lenient standard, requiring no more than a modicum of
evidence. Even meager proof will suffice, so long as the
record is not so devoid of evidence that the findings of the
disciplinary board were without support or otherwise
arbitrary. Although some evidence is not much, it still must
point to the accused's guilt. It is not our province to
assess the comparative weight of the evidence underlying the
disciplinary board's decision.
Webb v. Anderson, 224 F.3d 649, 652 (7th Cir. 2000)
(quotation marks, citations, parenthesis, and ellipsis
White was found guilty of attempting to traffic in violation
of IDOC policies A-111 and A-113. Specifically, IDOC offense
A-111 prohibits inmates from “[a]ttempting or
conspiring or aiding and abetting with another to commit any
Class A offense.” Indiana Department of Correction,
Adult Disciplinary Process: Appendix I.
The Disciplinary Code for Adult Offenders defines
“conspiracy” as “[t]wo (2) or more
offenders or other persons planning or agreeing to commit
acts which are prohibited by Department or facility rule,
procedure or directive.” The Disciplinary Code for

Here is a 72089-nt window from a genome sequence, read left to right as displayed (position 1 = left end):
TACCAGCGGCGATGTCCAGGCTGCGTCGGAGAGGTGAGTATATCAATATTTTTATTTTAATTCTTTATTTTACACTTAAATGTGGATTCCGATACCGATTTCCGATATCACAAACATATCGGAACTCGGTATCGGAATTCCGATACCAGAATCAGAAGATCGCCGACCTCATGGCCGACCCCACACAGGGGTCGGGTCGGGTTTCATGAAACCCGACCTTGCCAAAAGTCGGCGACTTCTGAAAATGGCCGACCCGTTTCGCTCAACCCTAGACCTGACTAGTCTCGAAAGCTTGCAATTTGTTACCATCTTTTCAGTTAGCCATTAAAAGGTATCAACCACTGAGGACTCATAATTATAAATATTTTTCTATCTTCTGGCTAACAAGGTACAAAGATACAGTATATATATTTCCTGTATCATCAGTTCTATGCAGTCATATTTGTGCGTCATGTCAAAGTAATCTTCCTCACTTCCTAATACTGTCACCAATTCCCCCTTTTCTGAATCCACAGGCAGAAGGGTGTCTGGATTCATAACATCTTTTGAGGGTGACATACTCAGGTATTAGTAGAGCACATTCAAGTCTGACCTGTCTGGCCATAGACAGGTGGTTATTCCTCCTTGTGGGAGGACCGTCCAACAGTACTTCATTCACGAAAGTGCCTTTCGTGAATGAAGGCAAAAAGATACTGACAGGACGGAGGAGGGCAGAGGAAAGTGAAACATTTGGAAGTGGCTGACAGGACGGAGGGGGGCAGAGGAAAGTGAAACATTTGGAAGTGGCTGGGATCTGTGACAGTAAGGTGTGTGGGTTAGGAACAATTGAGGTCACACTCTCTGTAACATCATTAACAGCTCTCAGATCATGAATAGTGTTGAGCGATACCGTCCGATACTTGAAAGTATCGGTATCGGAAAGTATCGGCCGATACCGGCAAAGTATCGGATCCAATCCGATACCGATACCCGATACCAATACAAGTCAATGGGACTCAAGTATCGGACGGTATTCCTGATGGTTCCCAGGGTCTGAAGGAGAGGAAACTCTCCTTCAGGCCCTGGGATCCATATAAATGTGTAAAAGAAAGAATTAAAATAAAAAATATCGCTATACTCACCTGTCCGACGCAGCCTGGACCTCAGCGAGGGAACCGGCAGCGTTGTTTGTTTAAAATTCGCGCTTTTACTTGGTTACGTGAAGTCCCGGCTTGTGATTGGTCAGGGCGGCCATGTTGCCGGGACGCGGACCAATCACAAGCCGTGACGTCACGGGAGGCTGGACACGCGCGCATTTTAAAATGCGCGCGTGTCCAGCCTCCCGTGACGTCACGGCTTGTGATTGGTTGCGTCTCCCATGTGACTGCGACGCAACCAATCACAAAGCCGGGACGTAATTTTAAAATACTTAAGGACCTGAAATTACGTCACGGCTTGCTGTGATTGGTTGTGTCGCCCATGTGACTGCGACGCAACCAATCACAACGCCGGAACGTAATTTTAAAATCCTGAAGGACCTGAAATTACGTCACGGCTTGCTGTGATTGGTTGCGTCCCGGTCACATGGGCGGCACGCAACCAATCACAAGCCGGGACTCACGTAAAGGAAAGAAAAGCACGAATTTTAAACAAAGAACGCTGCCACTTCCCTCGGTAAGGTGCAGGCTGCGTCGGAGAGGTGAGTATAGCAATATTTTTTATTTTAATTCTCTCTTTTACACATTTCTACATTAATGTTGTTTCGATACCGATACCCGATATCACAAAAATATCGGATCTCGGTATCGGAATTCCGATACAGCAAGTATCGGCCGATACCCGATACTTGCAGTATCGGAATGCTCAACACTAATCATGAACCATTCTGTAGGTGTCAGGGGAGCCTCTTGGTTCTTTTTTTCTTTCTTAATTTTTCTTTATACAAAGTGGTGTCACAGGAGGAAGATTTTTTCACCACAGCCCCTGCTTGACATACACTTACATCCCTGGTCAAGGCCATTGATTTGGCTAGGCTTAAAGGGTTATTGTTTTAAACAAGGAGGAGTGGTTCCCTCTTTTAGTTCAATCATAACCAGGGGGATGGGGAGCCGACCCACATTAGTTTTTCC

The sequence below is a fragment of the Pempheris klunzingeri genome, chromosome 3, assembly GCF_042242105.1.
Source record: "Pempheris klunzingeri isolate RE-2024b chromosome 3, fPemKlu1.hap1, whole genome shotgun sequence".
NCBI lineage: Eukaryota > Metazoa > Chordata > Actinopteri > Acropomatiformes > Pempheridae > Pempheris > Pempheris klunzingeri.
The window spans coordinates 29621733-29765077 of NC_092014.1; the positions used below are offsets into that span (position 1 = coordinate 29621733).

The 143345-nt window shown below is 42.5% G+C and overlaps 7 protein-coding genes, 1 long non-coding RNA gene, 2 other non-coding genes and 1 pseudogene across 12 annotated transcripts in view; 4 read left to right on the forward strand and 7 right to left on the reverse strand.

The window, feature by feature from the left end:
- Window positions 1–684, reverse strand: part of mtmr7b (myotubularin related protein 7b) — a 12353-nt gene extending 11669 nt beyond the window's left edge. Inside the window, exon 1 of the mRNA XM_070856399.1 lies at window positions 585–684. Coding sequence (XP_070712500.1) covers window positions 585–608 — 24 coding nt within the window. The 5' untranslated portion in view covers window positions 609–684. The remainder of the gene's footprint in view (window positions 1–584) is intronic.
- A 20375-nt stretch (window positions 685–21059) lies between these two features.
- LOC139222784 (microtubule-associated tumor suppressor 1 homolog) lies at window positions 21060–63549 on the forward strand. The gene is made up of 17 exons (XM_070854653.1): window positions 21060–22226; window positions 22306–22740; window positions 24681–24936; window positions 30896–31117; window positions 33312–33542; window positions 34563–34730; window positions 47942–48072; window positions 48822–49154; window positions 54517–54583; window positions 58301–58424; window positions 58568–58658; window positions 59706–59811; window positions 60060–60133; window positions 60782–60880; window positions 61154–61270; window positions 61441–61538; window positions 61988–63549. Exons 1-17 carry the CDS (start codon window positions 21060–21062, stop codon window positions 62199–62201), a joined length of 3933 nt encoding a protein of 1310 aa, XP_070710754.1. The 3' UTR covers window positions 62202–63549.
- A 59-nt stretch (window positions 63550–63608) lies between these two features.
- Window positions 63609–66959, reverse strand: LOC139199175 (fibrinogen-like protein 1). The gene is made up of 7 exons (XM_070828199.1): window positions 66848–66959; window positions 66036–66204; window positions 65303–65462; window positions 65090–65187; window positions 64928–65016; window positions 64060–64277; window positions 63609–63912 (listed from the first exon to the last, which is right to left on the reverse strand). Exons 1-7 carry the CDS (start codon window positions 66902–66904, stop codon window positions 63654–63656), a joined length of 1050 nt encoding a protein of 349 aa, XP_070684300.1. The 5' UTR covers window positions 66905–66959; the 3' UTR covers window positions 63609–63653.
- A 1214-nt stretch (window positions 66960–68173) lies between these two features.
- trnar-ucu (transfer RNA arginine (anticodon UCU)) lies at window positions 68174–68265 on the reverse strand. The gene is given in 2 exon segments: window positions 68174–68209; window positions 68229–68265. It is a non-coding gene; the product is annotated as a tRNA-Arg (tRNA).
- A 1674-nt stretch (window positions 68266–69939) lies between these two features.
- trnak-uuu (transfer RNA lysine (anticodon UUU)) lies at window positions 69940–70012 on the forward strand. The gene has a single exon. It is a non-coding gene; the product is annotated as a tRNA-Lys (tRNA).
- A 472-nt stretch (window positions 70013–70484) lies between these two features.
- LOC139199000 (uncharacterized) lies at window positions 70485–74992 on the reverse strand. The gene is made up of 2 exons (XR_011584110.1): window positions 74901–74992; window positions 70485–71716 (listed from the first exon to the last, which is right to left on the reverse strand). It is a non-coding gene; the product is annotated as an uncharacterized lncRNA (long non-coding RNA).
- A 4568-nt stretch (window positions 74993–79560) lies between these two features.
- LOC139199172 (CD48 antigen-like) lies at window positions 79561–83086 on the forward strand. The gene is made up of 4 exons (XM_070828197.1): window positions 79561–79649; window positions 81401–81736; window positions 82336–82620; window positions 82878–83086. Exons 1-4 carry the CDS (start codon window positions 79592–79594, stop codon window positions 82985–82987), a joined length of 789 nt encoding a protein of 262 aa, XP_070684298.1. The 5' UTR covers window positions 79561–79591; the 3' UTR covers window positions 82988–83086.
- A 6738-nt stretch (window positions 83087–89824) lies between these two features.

AdultOffenders6-1-2015.pdf. IDOC offense A-113
prohibits inmates from ”[e]ngaging in trafficking (as
defined in IC 35-44.1-3-5) with anyone who is not an offender
residing in the same facility. “ Appendix I,
supra. And “[a] person who, without the prior
authorization of the person in charge of a penal facility . .
., knowingly or intentionally delivers . . . an article to an
inmate . . . of the facility . . . commits trafficking with
an inmate, a Class A misdemeanor.” Ind. Code §
Conduct Report charged White as follows:
During the course of a month long investigation information
was gathered on Offender Brian White, 238512. This
information pertained to him, and a female suspect on the
outside. White got access to Offender Jerry Hardman's PIN
number with the assistance of this female via JPay. White was
able to communicate using Hardman's number on the
offender phone system. They spoke of “setting up
parties” and what & who would be at the party;
crystal and cake (code for crystal meth and Suboxone.) Based